I am 2/3 of the way through, and it so slow. So many of the details are unnecessary and repititious. If I read it, I would skim quickly past those parts, but you can't when you listen. Either listen to an abridged version or read this book. Warning: it will take forever if you listen! This is about the 80th book I have listened to and this is only the second time I wished it were abridged. The story is worthwhile, just not in this format.
Dave Eggers knows how to tell a story. The story is compelling and thought provoking. This story confirms that old adage that the truth is stranger than fiction. The narration is spot on.
After reading this well written book- I experienced a change in my heart. It provided knowledge that I had forgotten and renewed my love for all of God's people.
I had three good friends of the Moslem faith during my college days. I dated one young man studing to be a physician and he was a good friend. We never discussed religion because we knew we did not agree. We had fun and he was a good man.
After 9-11 my heart changed and I felt a resentment toward the people I saw cheering in the streets on TV. The resentment suddenly spread to all people of the Moslem faith. The feelings were not hate but anger and a blaming this group of people for the events. I think many American feel this way and really do not realize that there are so many wonderful Moslem people in the USA that are a great asset to all of us. Just as we have American that do awful things, the same is true of all Religious groups.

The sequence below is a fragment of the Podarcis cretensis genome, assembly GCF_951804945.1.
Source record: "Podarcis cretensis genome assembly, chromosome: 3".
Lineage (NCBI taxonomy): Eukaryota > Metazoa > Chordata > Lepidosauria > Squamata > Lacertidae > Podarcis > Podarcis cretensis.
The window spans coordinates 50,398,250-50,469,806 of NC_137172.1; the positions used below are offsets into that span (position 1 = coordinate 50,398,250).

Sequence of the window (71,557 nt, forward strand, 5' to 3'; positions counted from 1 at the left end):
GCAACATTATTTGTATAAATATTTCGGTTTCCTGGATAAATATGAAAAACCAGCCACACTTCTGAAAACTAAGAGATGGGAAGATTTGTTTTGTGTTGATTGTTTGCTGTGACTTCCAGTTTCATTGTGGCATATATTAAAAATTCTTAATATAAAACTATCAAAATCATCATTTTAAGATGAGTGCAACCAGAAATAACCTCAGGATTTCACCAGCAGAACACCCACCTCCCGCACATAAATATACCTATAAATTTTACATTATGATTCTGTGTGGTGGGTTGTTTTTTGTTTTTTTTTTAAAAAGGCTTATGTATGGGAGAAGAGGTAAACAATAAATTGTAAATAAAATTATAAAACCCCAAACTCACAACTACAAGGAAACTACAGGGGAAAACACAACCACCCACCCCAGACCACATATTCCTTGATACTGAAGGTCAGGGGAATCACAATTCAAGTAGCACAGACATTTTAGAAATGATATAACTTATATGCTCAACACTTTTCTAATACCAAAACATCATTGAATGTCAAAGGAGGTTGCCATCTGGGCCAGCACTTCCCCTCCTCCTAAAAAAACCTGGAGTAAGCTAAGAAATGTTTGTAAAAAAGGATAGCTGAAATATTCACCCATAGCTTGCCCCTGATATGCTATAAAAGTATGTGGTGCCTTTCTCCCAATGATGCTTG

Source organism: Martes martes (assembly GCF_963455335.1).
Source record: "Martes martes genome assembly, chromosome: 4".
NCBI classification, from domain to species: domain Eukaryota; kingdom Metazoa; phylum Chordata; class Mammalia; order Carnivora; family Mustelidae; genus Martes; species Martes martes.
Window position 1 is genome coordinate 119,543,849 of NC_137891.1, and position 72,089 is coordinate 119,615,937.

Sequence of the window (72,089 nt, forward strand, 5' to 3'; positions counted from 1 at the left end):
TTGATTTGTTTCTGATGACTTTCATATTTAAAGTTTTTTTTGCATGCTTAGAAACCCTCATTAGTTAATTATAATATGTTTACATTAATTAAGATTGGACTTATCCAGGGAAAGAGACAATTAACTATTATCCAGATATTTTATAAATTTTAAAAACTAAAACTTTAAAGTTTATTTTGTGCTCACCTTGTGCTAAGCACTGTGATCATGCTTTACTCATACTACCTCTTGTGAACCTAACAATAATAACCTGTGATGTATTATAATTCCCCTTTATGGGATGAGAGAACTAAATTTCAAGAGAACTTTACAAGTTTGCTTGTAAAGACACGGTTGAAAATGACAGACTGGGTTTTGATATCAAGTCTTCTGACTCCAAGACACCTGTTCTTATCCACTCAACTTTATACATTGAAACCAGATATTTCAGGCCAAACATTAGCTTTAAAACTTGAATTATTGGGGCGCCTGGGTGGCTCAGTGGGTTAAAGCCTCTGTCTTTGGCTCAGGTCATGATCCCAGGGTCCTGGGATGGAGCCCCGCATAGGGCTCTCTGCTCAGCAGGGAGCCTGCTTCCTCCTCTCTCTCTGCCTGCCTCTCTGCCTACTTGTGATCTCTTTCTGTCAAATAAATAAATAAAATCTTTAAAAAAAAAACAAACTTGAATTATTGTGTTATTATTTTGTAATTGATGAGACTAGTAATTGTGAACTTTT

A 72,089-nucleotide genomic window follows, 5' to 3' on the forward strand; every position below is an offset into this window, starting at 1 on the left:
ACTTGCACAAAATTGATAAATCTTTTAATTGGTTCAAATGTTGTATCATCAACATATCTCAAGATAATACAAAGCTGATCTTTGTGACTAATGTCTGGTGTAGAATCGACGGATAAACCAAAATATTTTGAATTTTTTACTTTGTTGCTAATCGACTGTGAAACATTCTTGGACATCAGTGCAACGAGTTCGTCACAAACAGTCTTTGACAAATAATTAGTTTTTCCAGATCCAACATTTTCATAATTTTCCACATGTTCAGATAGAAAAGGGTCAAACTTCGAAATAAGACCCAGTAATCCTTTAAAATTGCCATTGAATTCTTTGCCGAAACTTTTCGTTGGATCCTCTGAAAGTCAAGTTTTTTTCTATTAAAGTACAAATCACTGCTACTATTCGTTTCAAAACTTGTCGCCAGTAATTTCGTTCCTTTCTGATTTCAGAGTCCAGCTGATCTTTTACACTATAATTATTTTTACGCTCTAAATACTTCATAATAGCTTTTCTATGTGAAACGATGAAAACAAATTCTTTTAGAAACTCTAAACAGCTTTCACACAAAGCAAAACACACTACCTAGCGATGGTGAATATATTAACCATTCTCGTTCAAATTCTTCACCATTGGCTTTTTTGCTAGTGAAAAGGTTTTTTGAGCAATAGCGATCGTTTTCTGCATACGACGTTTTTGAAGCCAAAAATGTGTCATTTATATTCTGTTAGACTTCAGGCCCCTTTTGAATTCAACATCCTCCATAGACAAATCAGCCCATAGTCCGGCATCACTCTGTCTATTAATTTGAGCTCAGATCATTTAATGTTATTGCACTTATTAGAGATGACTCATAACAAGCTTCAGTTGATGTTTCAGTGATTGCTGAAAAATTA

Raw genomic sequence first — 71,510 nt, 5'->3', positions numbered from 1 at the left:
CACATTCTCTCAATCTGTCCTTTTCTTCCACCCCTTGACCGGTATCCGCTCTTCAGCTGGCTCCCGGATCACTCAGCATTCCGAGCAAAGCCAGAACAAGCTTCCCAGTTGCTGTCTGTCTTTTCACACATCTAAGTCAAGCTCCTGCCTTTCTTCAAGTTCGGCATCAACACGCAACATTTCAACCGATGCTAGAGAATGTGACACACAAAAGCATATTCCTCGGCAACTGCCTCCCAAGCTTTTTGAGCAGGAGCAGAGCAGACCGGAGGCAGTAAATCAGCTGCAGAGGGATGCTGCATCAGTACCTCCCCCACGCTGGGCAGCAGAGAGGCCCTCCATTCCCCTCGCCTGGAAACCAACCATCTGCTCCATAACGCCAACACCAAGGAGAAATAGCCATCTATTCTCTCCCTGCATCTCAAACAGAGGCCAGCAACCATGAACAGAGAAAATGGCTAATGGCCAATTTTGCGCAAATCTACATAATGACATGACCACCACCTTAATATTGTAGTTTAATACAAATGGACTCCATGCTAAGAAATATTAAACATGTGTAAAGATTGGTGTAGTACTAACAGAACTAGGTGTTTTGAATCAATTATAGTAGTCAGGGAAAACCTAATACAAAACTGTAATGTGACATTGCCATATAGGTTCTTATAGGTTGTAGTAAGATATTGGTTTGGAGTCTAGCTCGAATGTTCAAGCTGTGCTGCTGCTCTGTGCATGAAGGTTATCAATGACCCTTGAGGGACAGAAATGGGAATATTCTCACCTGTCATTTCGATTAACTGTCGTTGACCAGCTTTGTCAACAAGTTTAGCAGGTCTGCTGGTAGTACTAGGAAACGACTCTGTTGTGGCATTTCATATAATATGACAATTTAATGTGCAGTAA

The Moslem people are good people that love and care for their families and for others.
After reading this book I felt shame for my feelings and knew I was wrong in my judgements toward this Faith. It was healing to my soul and I highly encourage others to read this book. I am a better American and person.
I do not think I am the one to judge this book. I am not an American. I am not a Muslim. I am not religious and lack the faith spoken of in this book. Furthermore, I do not think this book adequately looks at what happened before, during and after Katrina. It studies one family’s experiences, only that. Zeitoun disobeyed the mandatory evacuation order.
Nothing wrong with the narration by Firdous Bamji.
My interests run to psychology, popular science, history, world literature, and occasionally something fun like Jasper Fforde. It seems like the only free time I have for reading these days is when I'm in the car so I am extremely grateful for audio books. I started off reading just the contemporary stuff that I was determined not to clutter up my already stuffed bookcases with. And now audio is probably 90% of my "reading" matter.
Anyone who doubts that a police state is possible in America should read this book. All it takes is for something to be declared an emergency and civil rights go out the window. This book describes in detail the real life story of how the US Government destroyed the lives of the Zeitoun family. Nothing in Kafka compares to the faceless bureaucracy the Zeitouns had to fight. I am still waiting to hear the Government come forth with anything resembling an adequate apology. I am still waiting for the individuals responsible to bear any of the consequences for their actions. Sadly, as I write this, time has shown that the consequences for the Zeitouns ran much deeper than Mr. Eggers guessed at when he wrote this book. Abdulrahman Zeitoun has paid a terrible price for the way the US Government has treated him.